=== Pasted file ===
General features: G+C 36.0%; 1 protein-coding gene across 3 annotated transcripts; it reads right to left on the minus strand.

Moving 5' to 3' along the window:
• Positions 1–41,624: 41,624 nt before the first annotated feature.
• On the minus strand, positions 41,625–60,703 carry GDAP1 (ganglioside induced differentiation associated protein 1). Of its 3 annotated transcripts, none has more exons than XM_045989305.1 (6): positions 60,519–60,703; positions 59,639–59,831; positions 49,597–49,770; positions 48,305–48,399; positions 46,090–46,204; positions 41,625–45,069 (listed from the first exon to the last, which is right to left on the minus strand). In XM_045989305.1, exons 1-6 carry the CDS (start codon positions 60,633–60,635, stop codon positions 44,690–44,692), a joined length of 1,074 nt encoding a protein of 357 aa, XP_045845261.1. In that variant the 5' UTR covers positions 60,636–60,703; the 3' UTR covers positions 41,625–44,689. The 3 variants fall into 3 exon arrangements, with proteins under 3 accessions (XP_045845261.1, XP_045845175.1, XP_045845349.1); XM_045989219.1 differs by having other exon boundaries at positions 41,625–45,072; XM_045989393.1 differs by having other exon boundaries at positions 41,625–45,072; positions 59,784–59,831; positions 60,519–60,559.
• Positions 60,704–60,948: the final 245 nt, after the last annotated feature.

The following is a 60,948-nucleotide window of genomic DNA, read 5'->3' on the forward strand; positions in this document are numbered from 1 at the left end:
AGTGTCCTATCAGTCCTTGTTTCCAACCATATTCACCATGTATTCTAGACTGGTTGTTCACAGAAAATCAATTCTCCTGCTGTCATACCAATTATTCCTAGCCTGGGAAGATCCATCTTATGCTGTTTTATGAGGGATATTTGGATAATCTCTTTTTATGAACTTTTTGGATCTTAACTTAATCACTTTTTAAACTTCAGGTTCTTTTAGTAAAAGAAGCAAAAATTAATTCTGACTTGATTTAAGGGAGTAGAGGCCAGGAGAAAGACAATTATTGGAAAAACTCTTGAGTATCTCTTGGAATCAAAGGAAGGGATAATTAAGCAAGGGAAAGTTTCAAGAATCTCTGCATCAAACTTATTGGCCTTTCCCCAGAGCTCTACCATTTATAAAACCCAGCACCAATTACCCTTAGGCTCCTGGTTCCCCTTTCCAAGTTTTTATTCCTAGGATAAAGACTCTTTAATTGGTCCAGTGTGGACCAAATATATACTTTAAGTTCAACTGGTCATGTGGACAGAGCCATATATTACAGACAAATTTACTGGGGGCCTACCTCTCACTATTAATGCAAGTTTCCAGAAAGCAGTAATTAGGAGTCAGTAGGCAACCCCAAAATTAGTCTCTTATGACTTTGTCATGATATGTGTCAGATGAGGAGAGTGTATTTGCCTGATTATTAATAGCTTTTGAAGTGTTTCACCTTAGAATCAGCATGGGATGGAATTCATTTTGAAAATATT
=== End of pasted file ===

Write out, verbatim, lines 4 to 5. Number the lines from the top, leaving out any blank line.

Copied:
• On the minus strand, positions 41,625–60,703 carry GDAP1 (ganglioside induced differentiation associated protein 1). Of its 3 annotated transcripts, none has more exons than XM_045989305.1 (6): positions 60,519–60,703; positions 59,639–59,831; positions 49,597–49,770; positions 48,305–48,399; positions 46,090–46,204; positions 41,625–45,069 (listed from the first exon to the last, which is right to left on the minus strand). In XM_045989305.1, exons 1-6 carry the CDS (start codon positions 60,633–60,635, stop codon positions 44,690–44,692), a joined length of 1,074 nt encoding a protein of 357 aa, XP_045845261.1. In that variant the 5' UTR covers positions 60,636–60,703; the 3' UTR covers positions 41,625–44,689. The 3 variants fall into 3 exon arrangements, with proteins under 3 accessions (XP_045845261.1, XP_045845175.1, XP_045845349.1); XM_045989219.1 differs by having other exon boundaries at positions 41,625–45,072; XM_045989393.1 differs by having other exon boundaries at positions 41,625–45,072; positions 59,784–59,831; positions 60,519–60,559.
• Positions 60,704–60,948: the final 245 nt, after the last annotated feature.